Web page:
House passes residential picketing bill despite warnings of racial implications
A demonstrator raises his fist during a protest over the death of George Floyd, in Anaheim, California, Monday. (AP Photo/Jae C. Hong, File)

Flag, Fist
'We don't need more laws criminalizing people.'

The House passed a bill Wednesday that would prohibit residential protests, despite Democratic lawmakers warning the bill will disproportionately impact minority communities.

The bill (HB 1571) seeks to ban residential protests that “harass” or “disturb” a person within their home. It also seeks to amplify penalties against violators.

Under the bill, a violation is a second-degree misdemeanor and carries penalties including 60 days in jail, a $500 fine and six months probation. Police, though, must first warn an individual of a potential violation.

The House passed the bill along a 76-41 vote. Dade City Republican Rep. Randy Maggard is the bill sponsor.

He and proponents characterize the home as a sacred place that deserves legal protection.

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“We need to protect private residences,” said Lecanto Republican Rep. Ralph Massullo in debate. “There are many places where we don’t protest. We don’t protest here on this floor.”

While Republicans maintain the bill is needed and constitutionally sound, Democrats fear the bill encroaches on free speech and is a particular threat toward minorities.

“This bill goes too far,” said Democratic Rep. Christopher Benjamin of Miami Gardens, an attorney. “It’s too vague.”

Black Democratic lawmakers widely agree the bill will harm minorities. They warn the proposal relies too heavily on the discretion of police, who must assess the intent of the demonstrators.

“I don’t think we need more tools that would allow people … who are subjective to decide that simply because you are present, that you are involved in some kind of criminal activity,” said Orlando Democratic Rep. Geraldine Thompson after noting the “implicit bias” involved in policing.

Maggard and proponents, however, insist the initial warning by police — as required in the bill — provides adequate protection to demonstrators.

“The police do this every day … and I trust our law officers to do the best they can,” Maggard said.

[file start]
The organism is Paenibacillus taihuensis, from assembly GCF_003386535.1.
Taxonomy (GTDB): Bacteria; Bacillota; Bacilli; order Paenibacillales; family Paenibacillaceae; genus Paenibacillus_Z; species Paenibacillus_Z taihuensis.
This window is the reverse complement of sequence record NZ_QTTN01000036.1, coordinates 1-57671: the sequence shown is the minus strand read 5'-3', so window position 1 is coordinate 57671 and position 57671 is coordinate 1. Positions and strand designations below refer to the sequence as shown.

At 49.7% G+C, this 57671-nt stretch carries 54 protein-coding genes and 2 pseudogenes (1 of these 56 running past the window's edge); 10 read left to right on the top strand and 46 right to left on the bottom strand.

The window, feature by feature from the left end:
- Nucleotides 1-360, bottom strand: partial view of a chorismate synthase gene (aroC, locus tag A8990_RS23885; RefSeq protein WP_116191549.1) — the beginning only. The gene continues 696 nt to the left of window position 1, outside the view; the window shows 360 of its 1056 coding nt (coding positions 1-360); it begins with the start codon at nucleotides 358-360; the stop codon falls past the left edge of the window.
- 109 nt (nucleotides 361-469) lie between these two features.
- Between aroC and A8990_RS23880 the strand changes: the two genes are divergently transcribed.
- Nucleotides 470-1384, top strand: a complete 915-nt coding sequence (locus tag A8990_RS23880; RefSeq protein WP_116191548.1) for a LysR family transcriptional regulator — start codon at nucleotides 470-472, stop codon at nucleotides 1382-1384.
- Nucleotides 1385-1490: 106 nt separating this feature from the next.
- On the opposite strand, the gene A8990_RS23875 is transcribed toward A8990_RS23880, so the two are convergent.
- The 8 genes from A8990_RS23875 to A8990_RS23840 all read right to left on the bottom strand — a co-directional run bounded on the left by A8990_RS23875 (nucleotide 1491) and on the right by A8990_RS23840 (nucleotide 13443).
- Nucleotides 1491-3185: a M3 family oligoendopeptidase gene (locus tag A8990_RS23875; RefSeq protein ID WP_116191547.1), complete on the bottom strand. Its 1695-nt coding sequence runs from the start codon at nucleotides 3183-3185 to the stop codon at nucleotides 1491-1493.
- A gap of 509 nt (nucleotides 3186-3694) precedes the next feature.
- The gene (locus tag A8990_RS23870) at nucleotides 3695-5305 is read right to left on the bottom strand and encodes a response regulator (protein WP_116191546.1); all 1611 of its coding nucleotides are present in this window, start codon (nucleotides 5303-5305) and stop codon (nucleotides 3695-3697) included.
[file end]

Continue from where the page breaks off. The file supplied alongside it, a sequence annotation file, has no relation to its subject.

Democratic lawmakers further lambasted the bill as unneeded. They largely contended there are enough laws on the books regulating protests.

“This is a waste of resources,” said Democratic Rep. Travaris McCurdy of Orlando. “We don’t need more laws criminalizing people.”

The House on Tuesday considered several amendments on the bill. The Republican-controlled chamber, however, accepted none.

One would’ve added a provision requiring a homeowner to reasonably fear bodily harm before the residential protest becomes an offense. Democratic Rep. Angie Nixon of Jacksonville sponsored the amendment. She argued the bill would criminalize someone’s “supposed intent,” rather than a person’s conduct.

Another amendment would’ve carved out an exception for the publicly funded home of an elected official.

“If your house is public, it’s not your house — it’s our house,” argued Brandon Democratic Rep. Andrew Learned, the amendment sponsor.

Orange County Sheriff John Mina is among the bill’s supporters. In a previous committee, Mina said a statewide ordinance would offer clarity given the differing local regulations across the state.

Maggard disputes arguments suggesting the bill is an infringement upon free speech. He cites a 1988 Supreme Court case that involved two anti-abortion advocates leading others to protest outside of a Wisconsin doctor’s home.

The case — Frisby v. Schultz — led justices to side with the city of Brookfield, saying the government is within its right to prohibit protests outside of a person’s home.

If signed into law, the bill would take effect Oct. 1.

Jason Delgado

Jason Delgado covers news out of the Florida State Capitol. After a go with the U.S. Army, the Orlando-native attended the University of Central Florida and earned a degree in American Policy and National Security. His past bylines include WMFE-NPR and POLITICO Florida. He'd love to hear from you. You can reach Jason by email ([email protected]) or on Twitter at @byJasonDelgado.



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